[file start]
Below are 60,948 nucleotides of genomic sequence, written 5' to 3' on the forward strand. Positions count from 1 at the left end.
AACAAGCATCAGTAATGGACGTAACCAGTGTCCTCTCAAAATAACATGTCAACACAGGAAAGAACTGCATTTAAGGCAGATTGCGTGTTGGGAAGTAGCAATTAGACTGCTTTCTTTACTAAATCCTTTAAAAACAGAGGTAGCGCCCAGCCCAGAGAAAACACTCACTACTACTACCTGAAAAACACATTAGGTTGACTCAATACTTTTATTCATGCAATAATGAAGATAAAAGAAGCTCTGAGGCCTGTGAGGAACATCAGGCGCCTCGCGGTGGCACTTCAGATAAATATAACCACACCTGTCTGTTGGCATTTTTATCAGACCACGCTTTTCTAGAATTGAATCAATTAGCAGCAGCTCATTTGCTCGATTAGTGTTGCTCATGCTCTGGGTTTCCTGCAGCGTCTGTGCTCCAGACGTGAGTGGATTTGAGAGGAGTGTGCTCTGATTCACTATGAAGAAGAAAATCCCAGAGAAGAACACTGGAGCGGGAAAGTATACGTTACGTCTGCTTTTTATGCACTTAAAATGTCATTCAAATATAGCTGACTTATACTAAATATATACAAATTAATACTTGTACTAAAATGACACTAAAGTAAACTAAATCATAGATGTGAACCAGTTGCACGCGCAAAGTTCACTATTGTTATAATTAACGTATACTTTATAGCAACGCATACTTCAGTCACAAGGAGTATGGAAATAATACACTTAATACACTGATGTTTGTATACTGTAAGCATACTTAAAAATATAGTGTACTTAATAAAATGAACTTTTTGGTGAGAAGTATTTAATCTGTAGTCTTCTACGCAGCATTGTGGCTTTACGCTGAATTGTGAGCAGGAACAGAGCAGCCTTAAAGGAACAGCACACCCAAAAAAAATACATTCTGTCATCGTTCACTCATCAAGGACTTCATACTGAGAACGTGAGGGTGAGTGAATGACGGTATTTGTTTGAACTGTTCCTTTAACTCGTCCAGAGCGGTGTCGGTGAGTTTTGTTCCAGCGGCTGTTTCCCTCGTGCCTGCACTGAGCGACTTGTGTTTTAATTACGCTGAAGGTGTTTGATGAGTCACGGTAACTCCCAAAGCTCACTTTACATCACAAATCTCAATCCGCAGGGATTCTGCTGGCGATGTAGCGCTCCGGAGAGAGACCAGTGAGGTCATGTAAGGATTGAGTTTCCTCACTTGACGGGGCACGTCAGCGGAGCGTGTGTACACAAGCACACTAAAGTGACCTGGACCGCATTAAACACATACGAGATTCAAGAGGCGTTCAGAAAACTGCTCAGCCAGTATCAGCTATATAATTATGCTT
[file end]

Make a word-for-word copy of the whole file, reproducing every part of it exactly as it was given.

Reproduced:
Below are 60,948 nucleotides of genomic sequence, written 5' to 3' on the forward strand. Positions count from 1 at the left end.
AACAAGCATCAGTAATGGACGTAACCAGTGTCCTCTCAAAATAACATGTCAACACAGGAAAGAACTGCATTTAAGGCAGATTGCGTGTTGGGAAGTAGCAATTAGACTGCTTTCTTTACTAAATCCTTTAAAAACAGAGGTAGCGCCCAGCCCAGAGAAAACACTCACTACTACTACCTGAAAAACACATTAGGTTGACTCAATACTTTTATTCATGCAATAATGAAGATAAAAGAAGCTCTGAGGCCTGTGAGGAACATCAGGCGCCTCGCGGTGGCACTTCAGATAAATATAACCACACCTGTCTGTTGGCATTTTTATCAGACCACGCTTTTCTAGAATTGAATCAATTAGCAGCAGCTCATTTGCTCGATTAGTGTTGCTCATGCTCTGGGTTTCCTGCAGCGTCTGTGCTCCAGACGTGAGTGGATTTGAGAGGAGTGTGCTCTGATTCACTATGAAGAAGAAAATCCCAGAGAAGAACACTGGAGCGGGAAAGTATACGTTACGTCTGCTTTTTATGCACTTAAAATGTCATTCAAATATAGCTGACTTATACTAAATATATACAAATTAATACTTGTACTAAAATGACACTAAAGTAAACTAAATCATAGATGTGAACCAGTTGCACGCGCAAAGTTCACTATTGTTATAATTAACGTATACTTTATAGCAACGCATACTTCAGTCACAAGGAGTATGGAAATAATACACTTAATACACTGATGTTTGTATACTGTAAGCATACTTAAAAATATAGTGTACTTAATAAAATGAACTTTTTGGTGAGAAGTATTTAATCTGTAGTCTTCTACGCAGCATTGTGGCTTTACGCTGAATTGTGAGCAGGAACAGAGCAGCCTTAAAGGAACAGCACACCCAAAAAAAATACATTCTGTCATCGTTCACTCATCAAGGACTTCATACTGAGAACGTGAGGGTGAGTGAATGACGGTATTTGTTTGAACTGTTCCTTTAACTCGTCCAGAGCGGTGTCGGTGAGTTTTGTTCCAGCGGCTGTTTCCCTCGTGCCTGCACTGAGCGACTTGTGTTTTAATTACGCTGAAGGTGTTTGATGAGTCACGGTAACTCCCAAAGCTCACTTTACATCACAAATCTCAATCCGCAGGGATTCTGCTGGCGATGTAGCGCTCCGGAGAGAGACCAGTGAGGTCATGTAAGGATTGAGTTTCCTCACTTGACGGGGCACGTCAGCGGAGCGTGTGTACACAAGCACACTAAAGTGACCTGGACCGCATTAAACACATACGAGATTCAAGAGGCGTTCAGAAAACTGCTCAGCCAGTATCAGCTATATAATTATGCTT